first_imgPress Release – As part of its efforts to reduce the backlog in courts, the Ministry of Justice has sensitized 2,620 persons from April to June 2017 on its Restorative Justice Programme.The Programme focuses on involving members of the community in the resolving of minor disputes before they escalate into the court system.To date, one justice center and nine Restorative Justice Centers have been opened island wide since the passing of the Restorative Justice Act in 2016 with the most recent Restorative Justice centers being opened in Tivoli Gardens and Denham Town in July 2017.The process of Restorative Justice involves the use of justice conferences.The conference will bring together the offender and the victim in minor disputes as well as members of the community with trained facilitators in order to repair the harm caused by the offence and to reintegrate the offender into the community.This community based approach to the administration of justice, places a focus on rehabilitation in order to reduce the rate of recidivism. The justice conferences are led by Justices of the Peace with the help of trained volunteers. Anyone seeking to resolve a dispute can request a conference by calling the Ministry of Justice.“Restorative Justice is a different way of doing justice. At the heart of the programme, is grace and forgiveness. My hope is that Jamaica realizes that there is a free service available for those seeking to resolve a dispute with either their neighbours, coworkers or other members of their community,” stated Mrs. Kahilah Whyte, coordinator for the Restorative Justice Unit at the Ministry of Justice.“It is a pathway for transformation to a more just, secure and peaceful Jamaica.”last_img read more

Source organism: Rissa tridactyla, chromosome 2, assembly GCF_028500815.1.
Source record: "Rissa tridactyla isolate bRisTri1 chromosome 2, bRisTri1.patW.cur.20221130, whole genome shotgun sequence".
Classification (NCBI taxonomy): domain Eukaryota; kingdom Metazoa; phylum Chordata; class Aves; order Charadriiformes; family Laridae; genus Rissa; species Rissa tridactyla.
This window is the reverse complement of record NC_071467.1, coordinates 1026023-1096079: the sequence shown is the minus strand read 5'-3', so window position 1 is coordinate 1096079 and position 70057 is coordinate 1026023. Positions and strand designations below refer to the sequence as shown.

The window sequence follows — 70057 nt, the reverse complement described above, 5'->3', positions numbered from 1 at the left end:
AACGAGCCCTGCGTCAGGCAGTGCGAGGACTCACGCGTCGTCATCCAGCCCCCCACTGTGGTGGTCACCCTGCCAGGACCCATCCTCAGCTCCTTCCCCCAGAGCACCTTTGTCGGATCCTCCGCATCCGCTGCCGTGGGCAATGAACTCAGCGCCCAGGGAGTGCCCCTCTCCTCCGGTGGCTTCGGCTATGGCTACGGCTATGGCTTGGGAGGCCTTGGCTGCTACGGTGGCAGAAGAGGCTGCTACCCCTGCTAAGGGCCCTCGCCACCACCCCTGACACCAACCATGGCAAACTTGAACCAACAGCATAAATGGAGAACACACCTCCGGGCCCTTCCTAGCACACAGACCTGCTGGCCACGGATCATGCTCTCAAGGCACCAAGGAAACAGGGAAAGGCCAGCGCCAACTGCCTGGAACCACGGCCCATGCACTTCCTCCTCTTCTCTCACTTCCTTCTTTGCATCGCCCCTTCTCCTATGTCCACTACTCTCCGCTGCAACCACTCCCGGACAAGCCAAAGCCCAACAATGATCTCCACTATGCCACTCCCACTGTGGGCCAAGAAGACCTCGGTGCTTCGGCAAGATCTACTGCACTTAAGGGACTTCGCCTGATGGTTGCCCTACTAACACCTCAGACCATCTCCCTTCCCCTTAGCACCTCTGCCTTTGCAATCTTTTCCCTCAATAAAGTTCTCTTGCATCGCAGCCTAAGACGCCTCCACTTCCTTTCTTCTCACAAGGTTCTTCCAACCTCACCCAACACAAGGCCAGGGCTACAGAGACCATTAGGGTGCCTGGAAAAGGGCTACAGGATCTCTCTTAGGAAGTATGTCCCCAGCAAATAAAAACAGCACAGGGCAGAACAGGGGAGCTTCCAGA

Wisons 300MW FSRP Gets AiP from Lloyds RegisterWisons 300MW FSRP Gets AiP from Lloyds Register